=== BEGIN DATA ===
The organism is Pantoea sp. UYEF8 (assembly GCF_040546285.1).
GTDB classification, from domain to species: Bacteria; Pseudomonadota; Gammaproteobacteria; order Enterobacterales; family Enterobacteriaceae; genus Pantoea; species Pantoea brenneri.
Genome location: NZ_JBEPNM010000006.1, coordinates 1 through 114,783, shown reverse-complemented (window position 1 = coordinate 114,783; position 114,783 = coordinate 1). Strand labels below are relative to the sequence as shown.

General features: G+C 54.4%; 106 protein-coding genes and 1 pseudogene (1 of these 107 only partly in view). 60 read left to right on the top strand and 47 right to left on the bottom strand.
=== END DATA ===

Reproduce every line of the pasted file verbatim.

The organism is Pantoea sp. UYEF8 (assembly GCF_040546285.1).
GTDB classification, from domain to species: Bacteria; Pseudomonadota; Gammaproteobacteria; order Enterobacterales; family Enterobacteriaceae; genus Pantoea; species Pantoea brenneri.
Genome location: NZ_JBEPNM010000006.1, coordinates 1 through 114,783, shown reverse-complemented (window position 1 = coordinate 114,783; position 114,783 = coordinate 1). Strand labels below are relative to the sequence as shown.

General features: G+C 54.4%; 106 protein-coding genes and 1 pseudogene (1 of these 107 only partly in view). 60 read left to right on the top strand and 47 right to left on the bottom strand.